Nevada lawmakers are making some emergency changes in the days before the state’s early start, recreational cannabis program begins on July 1. Long lines are expected at most dispensaries throughout the holiday weekend. For local residents, or anyone looking to visit and take advantage of the new law, here’s an overview of some of the recent changes to be aware of.
Changes in edible selection
The Nevada Department of Taxation has released a statement of emergency to allow for certain restrictions on recreational cannabis edibles. The last minute changes currently have dispensaries scrambling to remove unqualifying products from their rec menus. The new regulations will prohibit sales of the following for recreational use:
- Products must contain no more than 10 mg of THC per dose or no more than 100 mg THC per package
- Lollipops, ice cream or any packaging that could appeal to children must be removed from rec inventory. This includes any products that show mascots, toys, balloons or have real or fictional cartoons or characters displayed on them
- THC-based snack foods are also restricted to dried fruit, nuts or granola. This leaves out candy and snacks like beef jerky
- Desserts such as cookies and brownies are allowed to be sold, but must be sealed in an opaque bag that does not reveal its contents
- All packaging must have the following statement printed in bold type, “THIS IS A MARIJUANA PRODUCT.” As well as, “Keep out of reach of children”
The Liquor Lobby will oversee cannabis distribution
When Nevada voted ‘yes’ on Question 2 in November, it was an unprecedented move that called for cannabis to be regulated in the same manner as alcohol. Unlike in other states, this vote gave liquor distributors the sole authority to distribute the product to retailers for the first 18 months of sales.
A few months ago, lawmakers implemented Nevada’s early start program so dispensaries could sell their existing inventories, and the state could begin to collect tax revenue while the liquor lobby finalized their plans.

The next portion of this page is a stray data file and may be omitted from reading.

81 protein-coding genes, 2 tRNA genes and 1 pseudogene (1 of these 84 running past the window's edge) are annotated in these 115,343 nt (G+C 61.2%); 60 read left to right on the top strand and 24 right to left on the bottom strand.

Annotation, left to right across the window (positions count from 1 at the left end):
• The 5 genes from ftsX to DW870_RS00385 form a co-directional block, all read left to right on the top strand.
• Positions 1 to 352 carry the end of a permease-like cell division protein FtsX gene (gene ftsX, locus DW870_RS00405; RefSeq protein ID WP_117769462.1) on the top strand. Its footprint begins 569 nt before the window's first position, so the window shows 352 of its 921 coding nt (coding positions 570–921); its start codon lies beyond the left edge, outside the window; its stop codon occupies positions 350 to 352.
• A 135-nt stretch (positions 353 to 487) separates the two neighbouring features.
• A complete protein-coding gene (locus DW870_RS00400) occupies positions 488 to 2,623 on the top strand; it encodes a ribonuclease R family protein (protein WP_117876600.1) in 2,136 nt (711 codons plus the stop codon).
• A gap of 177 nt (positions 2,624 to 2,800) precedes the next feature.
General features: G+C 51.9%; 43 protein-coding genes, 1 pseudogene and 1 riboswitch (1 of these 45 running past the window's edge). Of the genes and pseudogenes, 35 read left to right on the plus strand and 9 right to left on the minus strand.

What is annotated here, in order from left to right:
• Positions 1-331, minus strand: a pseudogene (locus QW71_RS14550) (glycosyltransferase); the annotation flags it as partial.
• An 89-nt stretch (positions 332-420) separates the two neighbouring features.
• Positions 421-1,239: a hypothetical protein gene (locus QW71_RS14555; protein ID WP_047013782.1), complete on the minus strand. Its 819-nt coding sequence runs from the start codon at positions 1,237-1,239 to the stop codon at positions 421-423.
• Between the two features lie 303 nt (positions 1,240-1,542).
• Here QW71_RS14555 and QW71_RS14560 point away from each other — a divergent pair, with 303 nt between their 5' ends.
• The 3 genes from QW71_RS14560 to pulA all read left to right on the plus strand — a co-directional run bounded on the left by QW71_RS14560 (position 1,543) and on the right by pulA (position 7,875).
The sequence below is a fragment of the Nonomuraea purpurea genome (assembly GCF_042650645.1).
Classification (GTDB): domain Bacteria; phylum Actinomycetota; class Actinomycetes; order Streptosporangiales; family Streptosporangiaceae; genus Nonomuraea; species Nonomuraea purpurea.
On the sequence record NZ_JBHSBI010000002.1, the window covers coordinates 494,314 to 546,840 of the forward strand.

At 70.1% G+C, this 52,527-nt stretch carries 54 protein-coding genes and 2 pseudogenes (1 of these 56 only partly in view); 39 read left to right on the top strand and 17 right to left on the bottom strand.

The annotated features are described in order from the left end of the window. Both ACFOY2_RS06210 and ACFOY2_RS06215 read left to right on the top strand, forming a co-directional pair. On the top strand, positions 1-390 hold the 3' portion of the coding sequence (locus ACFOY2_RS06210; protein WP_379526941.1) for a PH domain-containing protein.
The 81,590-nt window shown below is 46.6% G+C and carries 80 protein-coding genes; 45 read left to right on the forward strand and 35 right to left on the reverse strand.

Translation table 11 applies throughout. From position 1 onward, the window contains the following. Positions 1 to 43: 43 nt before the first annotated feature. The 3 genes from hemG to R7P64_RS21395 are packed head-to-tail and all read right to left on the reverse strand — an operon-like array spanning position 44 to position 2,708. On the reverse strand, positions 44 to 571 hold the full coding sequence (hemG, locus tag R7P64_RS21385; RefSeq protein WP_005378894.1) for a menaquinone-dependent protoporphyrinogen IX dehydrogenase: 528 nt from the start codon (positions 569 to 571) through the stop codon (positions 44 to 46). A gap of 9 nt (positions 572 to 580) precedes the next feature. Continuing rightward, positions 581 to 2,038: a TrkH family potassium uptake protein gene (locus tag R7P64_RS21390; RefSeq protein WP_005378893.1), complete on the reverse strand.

Since liquor distributors will have a monopoly over the products, existing dispensaries will only be able to sell what they currently have in stock and will not be able to re-up until these distributors complete their applications. This is putting existing dispensaries and cannabis consumers on edge since the handful of liquor distributors who’ve applied for licenses have yet to complete their applications at this point.
Several Nevada dispensaries have been overstocked with items since the number of medical marijuana cards issued in the state has fallen far below initial projections. But the anticipation of rec sales in the state, coupled with its rollout on July 1 (right before July 4, the third largest holiday weekend for cannabis sales following 4/20 and New Year’s Eve), local dispensaries fear that they will run out of inventory within 2-4 weeks.
Municipalities in Nevada who won’t be selling recreational weed quite yet
Henderson, Sparks and Carson City have yet to approve state regulations for recreational cannabis, meaning that dispensaries located in those areas will not be allowed to begin retail sales on July 1.
Henderson had previously approved of a six-month moratorium on recreational sales back in February, so we may not see Henderson join the program until August at the earliest.